For anyone that isn’t quite ready for all of the responsibilities that come along with a stand-alone home, a great first-step into homeownership can be either a condominium or a townhome. While many people use these terms interchangeably, there are distinct differences between the two mostly stemming from where a homeowner’s liability ends and the homeowners association liability begins.
Put more precisely… Who owns the land and the structure of the building?
In a condo, the homeowner owns their particular unit but they do not own the building structure or the land that the unit sits on. This can also be described as owning the “airspace between the walls”; the condo owner has the right to the unit and can make changes to the fixtures and colors but they can’t take down walls or otherwise alter the structure.
With a townhome, the homeowner usually owns the exterior of the building and the land underneath the unit. This means that they must maintain all of these areas, not just the interior of the unit. Of course, this maintenance can be handled by the HOA on behalf of the owners, but that is dependent on how the HOA is set up and what they choose to cover for the monthly owners assessment fee.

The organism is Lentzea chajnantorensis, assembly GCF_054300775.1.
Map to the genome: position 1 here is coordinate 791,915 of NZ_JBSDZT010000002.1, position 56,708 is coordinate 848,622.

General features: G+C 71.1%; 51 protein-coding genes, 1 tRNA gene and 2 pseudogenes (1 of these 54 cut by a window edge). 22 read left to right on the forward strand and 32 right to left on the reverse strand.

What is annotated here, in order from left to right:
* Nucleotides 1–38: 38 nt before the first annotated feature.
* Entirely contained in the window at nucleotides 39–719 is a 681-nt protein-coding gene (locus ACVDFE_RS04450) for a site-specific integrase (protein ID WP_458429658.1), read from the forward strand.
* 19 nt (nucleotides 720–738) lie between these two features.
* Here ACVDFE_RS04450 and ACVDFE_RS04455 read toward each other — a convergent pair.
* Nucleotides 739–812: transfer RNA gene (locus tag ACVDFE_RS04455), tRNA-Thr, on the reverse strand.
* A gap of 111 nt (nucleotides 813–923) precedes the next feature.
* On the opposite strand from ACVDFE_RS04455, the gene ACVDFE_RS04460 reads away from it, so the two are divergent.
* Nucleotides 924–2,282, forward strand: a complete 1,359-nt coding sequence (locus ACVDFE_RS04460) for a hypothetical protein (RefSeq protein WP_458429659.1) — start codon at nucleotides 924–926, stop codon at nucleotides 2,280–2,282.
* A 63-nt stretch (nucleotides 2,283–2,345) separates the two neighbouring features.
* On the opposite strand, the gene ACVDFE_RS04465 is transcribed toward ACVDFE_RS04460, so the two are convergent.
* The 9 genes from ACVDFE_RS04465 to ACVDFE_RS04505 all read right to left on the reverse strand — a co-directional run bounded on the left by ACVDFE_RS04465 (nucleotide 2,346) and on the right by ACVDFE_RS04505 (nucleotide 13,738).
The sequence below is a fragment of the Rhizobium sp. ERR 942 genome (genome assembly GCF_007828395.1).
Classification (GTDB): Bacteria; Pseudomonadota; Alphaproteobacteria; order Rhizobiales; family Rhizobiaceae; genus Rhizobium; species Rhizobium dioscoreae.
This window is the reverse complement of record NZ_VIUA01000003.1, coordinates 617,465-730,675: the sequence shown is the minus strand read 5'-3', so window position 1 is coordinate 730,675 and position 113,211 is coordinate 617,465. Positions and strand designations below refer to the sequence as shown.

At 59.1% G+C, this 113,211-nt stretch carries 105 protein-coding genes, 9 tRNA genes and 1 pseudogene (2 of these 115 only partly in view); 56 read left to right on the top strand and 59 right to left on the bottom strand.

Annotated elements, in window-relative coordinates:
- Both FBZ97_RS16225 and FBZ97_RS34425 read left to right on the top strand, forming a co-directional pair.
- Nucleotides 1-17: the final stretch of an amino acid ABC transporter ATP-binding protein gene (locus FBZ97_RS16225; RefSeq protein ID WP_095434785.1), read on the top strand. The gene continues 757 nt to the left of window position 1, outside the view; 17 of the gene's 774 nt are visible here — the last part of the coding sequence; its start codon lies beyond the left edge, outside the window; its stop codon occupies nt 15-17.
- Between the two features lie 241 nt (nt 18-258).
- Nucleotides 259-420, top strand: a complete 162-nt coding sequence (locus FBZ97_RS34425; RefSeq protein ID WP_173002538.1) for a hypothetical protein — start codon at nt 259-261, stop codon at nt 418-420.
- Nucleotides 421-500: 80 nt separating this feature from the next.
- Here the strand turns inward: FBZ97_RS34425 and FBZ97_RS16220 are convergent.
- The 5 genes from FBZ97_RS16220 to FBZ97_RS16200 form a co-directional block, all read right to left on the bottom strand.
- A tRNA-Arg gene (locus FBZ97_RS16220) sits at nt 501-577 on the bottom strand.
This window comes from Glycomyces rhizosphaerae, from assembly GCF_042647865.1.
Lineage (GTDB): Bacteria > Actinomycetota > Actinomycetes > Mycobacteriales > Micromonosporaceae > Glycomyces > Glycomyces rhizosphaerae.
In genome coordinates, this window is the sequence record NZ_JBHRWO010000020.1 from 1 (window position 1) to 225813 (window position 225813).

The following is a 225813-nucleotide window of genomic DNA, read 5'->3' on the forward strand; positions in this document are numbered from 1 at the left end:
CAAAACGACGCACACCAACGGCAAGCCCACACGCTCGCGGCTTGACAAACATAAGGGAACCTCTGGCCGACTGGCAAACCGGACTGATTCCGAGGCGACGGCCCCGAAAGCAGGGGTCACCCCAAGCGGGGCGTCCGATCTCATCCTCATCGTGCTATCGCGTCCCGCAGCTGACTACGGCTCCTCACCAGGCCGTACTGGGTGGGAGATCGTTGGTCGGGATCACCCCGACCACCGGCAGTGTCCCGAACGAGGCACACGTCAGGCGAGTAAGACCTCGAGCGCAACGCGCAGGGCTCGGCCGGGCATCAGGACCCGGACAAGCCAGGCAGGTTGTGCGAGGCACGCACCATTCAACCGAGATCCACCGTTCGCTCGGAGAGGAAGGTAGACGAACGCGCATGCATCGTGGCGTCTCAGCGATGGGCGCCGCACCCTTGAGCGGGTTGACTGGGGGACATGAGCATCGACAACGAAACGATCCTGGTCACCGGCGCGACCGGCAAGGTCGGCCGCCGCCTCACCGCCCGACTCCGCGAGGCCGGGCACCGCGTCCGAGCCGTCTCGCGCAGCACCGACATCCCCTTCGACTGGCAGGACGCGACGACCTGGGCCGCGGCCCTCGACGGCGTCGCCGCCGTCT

With the difference in ownership comes some additional positives and negatives, including overall price of the home and the cost to insure it. Condos are usually a bit less expensive because you have a low-level of ownership> This can impact the overall purchase price of the unit and the cost to insure the property. If there is a complete loss for insurance purposes, a condo association’s master policy would cover the rebuilding of the structure while the owner’s policy would cover the upfitting of the unit itself (flooring, cabinets, light fixtures, etc.)
If the property was a townhome then the homeowner’s insurance policy would cover the entire interior and exterior of the building structure along with all upfitting. While the HOA would still have a master insurance policy in place, the area of coverage would likely be restricted to community areas such as a neighborhood pool, clubhouse, playgrounds, etc. So, if there is a complete loss in a townhome community the owners and their insurance are on-the-line for more of the overall expenses.
It’s always important to keep in-mind that these are general guidelines between what constitutes a condo and what is a townhome. At the end of the day, it’s up to the specific community, how the HOA was set up including governing documents, and what laws govern the state that you’re in.